I don’t know about you, but I have had my first taste of Spring and I am ready! I have spent time on my deck reading in the warm sunshine. I have seen and heard wildlife become more active. And store shelves that I perused in December are now filled with garden-themed merchandise and décor. If you are a gardener like my husband Jeff, you are most likely already making plans for what you want your garden to look like this summer. I admit, I am not a gardener. He graciously accepts requests for my favorites, and I pitch in when he asks, but the strategy, execution and maintenance all fall to him. His talent is getting things to grow, my strength is figuring out how to preserve, prepare and share our harvest. By working together (with cooperation from mother nature preferred), our garden thrives.
Just as our garden planning is underway, so are plans for the garden at Silver Lake. This year, camp will have a Garden Manager. This is exciting news! The Garden Manager will be organizing and planning the layout for the garden remotely and then working on site occasionally throughout the spring. Program Director Jennifer Kronholm Clark says, “I expect we might be in the situation where the Garden Manager needs help making things happen, and then I figure out how to do it! So, a pool of volunteers could definitely be helpful.” In addition, there will also be a garden curriculum, so “there will definitely be garden work this year!” says Jenn.
All this thinking about gardening reminded me of an excerpt from “Devotions from the Garden” by Miriam Drennan that I would like to share with you. I came across it some time ago while preparing a devotional for one of our Board of Directors meetings:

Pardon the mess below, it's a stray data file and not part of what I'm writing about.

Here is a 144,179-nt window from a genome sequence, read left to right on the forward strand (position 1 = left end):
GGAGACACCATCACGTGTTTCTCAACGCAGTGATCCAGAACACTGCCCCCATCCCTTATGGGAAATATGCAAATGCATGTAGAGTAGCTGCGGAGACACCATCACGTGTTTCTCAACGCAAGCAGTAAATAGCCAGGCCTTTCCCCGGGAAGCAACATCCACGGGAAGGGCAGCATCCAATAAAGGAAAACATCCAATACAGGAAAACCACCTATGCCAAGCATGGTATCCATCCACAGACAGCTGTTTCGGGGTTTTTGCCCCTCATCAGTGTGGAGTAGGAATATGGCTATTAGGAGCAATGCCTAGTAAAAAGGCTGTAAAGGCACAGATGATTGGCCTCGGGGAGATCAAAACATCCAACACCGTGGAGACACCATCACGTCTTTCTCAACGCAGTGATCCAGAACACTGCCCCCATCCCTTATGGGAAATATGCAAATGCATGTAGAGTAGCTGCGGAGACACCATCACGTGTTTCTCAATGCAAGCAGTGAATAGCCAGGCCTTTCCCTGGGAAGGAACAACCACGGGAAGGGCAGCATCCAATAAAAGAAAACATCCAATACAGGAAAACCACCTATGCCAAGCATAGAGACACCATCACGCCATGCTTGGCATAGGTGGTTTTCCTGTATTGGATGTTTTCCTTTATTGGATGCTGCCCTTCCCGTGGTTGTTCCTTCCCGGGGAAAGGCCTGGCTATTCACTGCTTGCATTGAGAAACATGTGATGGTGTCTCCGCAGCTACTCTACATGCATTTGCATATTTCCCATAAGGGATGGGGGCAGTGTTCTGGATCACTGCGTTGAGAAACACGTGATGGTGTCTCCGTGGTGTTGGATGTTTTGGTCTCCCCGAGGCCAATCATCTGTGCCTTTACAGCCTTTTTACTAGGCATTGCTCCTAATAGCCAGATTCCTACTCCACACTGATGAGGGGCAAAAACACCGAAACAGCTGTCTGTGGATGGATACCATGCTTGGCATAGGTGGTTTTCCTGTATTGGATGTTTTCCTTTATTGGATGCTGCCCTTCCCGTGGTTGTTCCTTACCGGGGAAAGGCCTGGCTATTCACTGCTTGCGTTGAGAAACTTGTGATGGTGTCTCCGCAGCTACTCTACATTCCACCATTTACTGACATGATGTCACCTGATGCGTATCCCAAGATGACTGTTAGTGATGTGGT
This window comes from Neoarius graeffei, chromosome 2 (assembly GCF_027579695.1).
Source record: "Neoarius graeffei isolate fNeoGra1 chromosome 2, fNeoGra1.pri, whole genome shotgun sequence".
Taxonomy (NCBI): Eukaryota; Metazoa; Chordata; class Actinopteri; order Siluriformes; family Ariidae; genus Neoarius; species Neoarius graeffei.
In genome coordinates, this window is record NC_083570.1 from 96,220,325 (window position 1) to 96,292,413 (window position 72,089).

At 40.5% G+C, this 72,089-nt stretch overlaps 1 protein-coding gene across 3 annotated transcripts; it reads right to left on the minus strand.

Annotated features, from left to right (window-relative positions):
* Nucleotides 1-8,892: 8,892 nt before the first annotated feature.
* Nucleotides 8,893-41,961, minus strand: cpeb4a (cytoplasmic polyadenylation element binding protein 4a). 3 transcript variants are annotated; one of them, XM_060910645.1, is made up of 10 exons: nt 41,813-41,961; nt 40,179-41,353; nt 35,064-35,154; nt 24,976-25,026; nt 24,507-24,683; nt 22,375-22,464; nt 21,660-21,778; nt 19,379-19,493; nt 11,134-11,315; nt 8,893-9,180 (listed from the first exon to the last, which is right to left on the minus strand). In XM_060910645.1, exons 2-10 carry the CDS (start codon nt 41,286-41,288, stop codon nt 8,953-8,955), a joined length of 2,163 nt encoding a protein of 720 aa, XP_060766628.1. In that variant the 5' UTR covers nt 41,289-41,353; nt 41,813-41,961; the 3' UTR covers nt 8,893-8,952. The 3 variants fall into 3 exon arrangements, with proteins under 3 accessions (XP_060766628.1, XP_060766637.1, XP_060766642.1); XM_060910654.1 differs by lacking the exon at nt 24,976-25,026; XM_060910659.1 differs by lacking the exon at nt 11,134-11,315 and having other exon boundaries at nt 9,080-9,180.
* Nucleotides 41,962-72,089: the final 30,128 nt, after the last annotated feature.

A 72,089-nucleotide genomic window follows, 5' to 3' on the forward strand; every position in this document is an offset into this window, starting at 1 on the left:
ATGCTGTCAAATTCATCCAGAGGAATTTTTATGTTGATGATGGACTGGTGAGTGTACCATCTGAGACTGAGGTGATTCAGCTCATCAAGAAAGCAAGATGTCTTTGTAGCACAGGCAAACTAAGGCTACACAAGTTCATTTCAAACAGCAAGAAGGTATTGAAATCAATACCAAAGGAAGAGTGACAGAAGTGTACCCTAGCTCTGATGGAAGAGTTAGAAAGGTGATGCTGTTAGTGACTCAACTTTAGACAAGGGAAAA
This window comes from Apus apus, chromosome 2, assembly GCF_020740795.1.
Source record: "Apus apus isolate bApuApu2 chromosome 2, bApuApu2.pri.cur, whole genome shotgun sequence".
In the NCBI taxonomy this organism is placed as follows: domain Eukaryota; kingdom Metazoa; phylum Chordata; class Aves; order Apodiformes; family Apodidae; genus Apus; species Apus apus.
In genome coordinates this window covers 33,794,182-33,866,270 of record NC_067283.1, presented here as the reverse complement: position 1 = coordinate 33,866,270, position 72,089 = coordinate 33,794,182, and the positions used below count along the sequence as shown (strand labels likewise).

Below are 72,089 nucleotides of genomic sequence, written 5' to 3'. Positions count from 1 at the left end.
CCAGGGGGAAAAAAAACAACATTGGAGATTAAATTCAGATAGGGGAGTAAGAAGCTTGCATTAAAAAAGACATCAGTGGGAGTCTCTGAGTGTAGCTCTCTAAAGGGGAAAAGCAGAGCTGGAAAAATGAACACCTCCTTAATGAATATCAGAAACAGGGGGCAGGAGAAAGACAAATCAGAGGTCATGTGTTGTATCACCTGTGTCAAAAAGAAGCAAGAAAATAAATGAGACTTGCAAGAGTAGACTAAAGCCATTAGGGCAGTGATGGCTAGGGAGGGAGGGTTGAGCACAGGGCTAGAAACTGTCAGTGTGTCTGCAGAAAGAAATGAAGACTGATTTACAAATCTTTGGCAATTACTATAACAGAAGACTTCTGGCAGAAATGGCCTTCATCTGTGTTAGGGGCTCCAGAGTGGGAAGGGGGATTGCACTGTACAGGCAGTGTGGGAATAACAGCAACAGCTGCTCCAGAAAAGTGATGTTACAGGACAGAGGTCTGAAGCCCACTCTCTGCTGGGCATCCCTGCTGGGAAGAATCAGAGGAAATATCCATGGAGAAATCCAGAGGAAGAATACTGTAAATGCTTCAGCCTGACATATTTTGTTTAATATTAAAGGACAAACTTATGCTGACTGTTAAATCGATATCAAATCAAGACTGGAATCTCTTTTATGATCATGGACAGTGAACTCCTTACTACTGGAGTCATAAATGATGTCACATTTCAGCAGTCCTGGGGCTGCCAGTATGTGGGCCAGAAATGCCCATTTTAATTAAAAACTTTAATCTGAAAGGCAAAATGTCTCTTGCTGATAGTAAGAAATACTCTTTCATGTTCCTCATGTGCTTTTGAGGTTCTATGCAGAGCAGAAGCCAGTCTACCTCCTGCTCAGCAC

Bear one another’s burdens, and so fulfill the law of Christ – Galatians 6:2
"Some plants, like tomatoes, peppers, eggplant, hollyhocks, delphiniums, and gladiolus, need extra support in order to thrive. Their flowers or fruits are usually too heavy for the plant to support and sometimes that fruit could rot if it touches the soil or scald if not protected by the foliage. The solution to this is staking. A branch, a length of bamboo, or even a store-bought stake will work. Gardeners simply take a thin strip of cloth and, at intervals, tie the plant to the stake. Whatever staking system is used, the function is the same: provide extra support to the plant when its blooms and fruit are more than the plant itself can bear.
"Sometimes we try to support more people and problems that we can bear on our own. The burdens of life can seem impossible for us to manage. And that is when we can take the idea of staking out of the garden and into our friendships."
[We can be the stake for a camper that is away from home for the first time, for the summer staff member that is struggling to stay energized during this summer’s two-week sessions, and for the year-round staff who have been carrying the responsibility of keeping camp up and running safely during a global pandemic.]
"When we offer our time, our listening ear, and our prayers, we can support those whom God loves the same way that a stake supports a plant in the garden. When we willingly bind ourselves to this person for their sake, their burdens will no longer be as heavy. In fact, those burdens become more purposeful – refining character, strengthening faith, and eventually providing an avenue of ministry to someone walking a similar path."
Spring is a time to emerge. For some of us, that emergence can be a small improvement from the stress, restrictions, and uncertainty that the past year has brought. Let us pick up our metaphorical stakes and carry them with us to see where they are needed. Or let us not be afraid to speak out and ask for help if we could use a stake ourselves. When you look into any garden, you are bound to see a variety of plants and stakes of different species, materials, and sizes. Some plants need no stakes, some need only one, and some need multiple. What matters is that together with nurturing, support, and care in the beautiful northwest hills of Sharon, Connecticut, seeds can be planted, and they will thrive.
And that, my friends, is what we strive to do at Silver Lake. To BE the stake, to ACCEPT the stake, to ACKNOWLEDGE those who always have a stake ready, and to LOVE those who need a stake.
Silver Lake Board of Directors
For information on how you can help with this summer’s garden initiative, please reach out to Jennifer Kronholm Clark